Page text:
The Novels

(Critical Guide to British Fiction)

The constituents of The Deptford Trilogy are carefully linked; indeed, they depend on one another for character and plot development. Nevertheless, one can read them in any order or read only one of the novels as a discrete study of its own protagonist. Robertson Davies is fascinated by the unforeseen consequences of thoughtless cruelty, by the frustrations of unfulfilled lives, and by the ghosts and demons which haunt every human being. He explores all three areas in each of the Deptford novels, though he does so in different ways and from the different perspectives of Dunstan Ramsay, David Staunton, and Magnus Eisengrim.

An undeniably cruel but common boyish prank begins a chain of events which holds spectacular ennobling achievement and degrading ignominious failure. Percy Boyd Staunton (called “Boy” Staunton throughout his life) throws a snowball with a stone inside it at his ten-year-old Deptford contemporary, Dunstable (Dunstan) Ramsay. Dunstan ducks in time, but the snowball hits Mary Dempster. She is pregnant, and the shock sends her into premature labor, almost killing her and her unborn child. Dunstan’s mother nurses both infant (Paul Dempster) and mother with infinite patience. Mary will always seem simple to the people of Deptford after having been struck by the stone, and the severe minister Amasa Dempster, her husband, is all too ready to accept first the possibility of his wife’s death, then her “insanity” as a cross to be borne.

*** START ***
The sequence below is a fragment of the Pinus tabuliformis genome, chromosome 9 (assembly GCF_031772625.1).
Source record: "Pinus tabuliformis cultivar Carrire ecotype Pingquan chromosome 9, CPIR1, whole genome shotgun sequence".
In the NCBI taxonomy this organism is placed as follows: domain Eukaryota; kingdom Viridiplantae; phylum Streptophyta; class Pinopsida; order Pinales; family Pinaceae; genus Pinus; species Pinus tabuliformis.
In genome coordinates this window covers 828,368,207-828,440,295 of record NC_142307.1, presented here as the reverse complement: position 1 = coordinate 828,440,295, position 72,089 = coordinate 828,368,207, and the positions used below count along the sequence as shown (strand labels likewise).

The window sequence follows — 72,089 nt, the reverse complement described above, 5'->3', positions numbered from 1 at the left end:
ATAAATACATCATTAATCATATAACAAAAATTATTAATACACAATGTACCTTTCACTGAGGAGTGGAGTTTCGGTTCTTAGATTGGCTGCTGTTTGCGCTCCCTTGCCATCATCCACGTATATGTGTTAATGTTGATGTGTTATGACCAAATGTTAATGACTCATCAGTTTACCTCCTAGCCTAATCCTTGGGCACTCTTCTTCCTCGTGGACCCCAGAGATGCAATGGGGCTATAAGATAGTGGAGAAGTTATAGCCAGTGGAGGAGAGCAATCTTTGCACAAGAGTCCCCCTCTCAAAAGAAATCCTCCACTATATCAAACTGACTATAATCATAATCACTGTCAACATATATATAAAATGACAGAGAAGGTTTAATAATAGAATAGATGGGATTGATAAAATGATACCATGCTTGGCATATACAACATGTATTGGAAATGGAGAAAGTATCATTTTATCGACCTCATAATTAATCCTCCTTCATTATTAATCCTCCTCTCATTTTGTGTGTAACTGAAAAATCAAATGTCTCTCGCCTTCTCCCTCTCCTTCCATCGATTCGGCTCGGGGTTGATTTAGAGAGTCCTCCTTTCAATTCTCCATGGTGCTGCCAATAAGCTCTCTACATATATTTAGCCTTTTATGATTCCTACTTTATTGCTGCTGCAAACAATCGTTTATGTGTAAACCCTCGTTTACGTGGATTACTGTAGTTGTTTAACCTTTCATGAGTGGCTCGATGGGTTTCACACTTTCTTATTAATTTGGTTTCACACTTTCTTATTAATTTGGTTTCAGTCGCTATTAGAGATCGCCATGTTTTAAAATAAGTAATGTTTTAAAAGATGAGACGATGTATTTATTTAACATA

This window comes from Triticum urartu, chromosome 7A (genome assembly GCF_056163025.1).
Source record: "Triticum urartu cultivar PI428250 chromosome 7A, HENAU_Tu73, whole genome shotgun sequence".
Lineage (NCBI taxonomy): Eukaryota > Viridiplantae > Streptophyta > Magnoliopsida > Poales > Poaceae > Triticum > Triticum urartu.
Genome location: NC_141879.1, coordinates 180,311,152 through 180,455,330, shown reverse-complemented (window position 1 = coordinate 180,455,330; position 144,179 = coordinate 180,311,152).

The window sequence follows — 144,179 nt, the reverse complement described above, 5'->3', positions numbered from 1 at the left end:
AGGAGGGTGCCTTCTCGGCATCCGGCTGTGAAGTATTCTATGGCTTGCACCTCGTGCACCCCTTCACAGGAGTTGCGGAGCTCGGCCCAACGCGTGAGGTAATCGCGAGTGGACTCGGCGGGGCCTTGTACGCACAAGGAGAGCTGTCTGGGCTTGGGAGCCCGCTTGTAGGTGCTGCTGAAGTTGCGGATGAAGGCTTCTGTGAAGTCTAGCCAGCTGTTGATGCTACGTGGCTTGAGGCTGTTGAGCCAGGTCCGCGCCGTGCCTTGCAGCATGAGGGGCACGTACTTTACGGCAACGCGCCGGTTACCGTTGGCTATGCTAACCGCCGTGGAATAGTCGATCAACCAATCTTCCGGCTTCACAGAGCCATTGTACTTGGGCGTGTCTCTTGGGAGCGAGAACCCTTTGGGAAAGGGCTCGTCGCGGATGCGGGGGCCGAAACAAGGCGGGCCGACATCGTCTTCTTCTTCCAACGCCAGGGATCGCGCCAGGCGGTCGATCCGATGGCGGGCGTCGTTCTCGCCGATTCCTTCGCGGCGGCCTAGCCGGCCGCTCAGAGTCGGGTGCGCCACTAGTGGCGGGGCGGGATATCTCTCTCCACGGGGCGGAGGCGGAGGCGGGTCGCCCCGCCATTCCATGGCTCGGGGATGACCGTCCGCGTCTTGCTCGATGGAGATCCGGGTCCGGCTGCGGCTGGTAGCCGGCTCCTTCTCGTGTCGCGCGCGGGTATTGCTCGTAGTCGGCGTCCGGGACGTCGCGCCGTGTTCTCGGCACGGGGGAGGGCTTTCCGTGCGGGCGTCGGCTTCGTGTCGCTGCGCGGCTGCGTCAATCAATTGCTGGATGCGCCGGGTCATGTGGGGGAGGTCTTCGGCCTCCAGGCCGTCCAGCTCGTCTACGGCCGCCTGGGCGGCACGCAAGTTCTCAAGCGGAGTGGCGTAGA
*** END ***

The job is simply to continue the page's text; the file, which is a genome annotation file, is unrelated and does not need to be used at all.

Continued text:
Only Dunstan knows that Boy threw the snowball, though his boy’s code of honor, as well as Boy’s threats, do not allow him to reveal this fact. As a consequence, Dunstan feels guilt for Mary’s insanity and for her son’s difficult childhood. His guilt feelings are compounded when Mary, in what she had viewed as a gift to a man in desperate need, was found copulating with a tramp in the gravel pit outside town. The people of Deptford now consider her a whore as well as insane, and her husband now feels impelled to control her behavior by tying her with a long rope to a bedpost.

Dunstan is never convinced of Mary’s insanity, only of her compassion. When his brother Willie, who was recuperating from an illness, suddenly stops breathing, the only person Dunstan can think of to ask for aid is Mary. She comes at Dunstan’s request, trailing her rope, applies compresses to Willie, prays over him, and, miraculously, Willie revives. Several years later, when Dunstan himself is nearly killed at Paschendaele in World War I, he sees a statue of the Blessed Virgin which to him is the image of Mary. Dunstan wins the Victoria Cross for heroism and remains convinced that the woman whom the people of Deptford had considered an insane whore is in reality a saint. He contributes toward her support after the deaths of her husband and aunt, and the mysterious disappearance of her son. Her own death is quiet and pathetic, in a Toronto hospital for the insane.

Boy, meanwhile, returns from the war and capitalizes on his father’s business ability. He forms the Alpha Corporation, which monopolizes all phases of Canadian sugar production and food distribution. He maintains a friendship with his boyhood antagonist Dunstan and...

(The entire section is 1315 words.)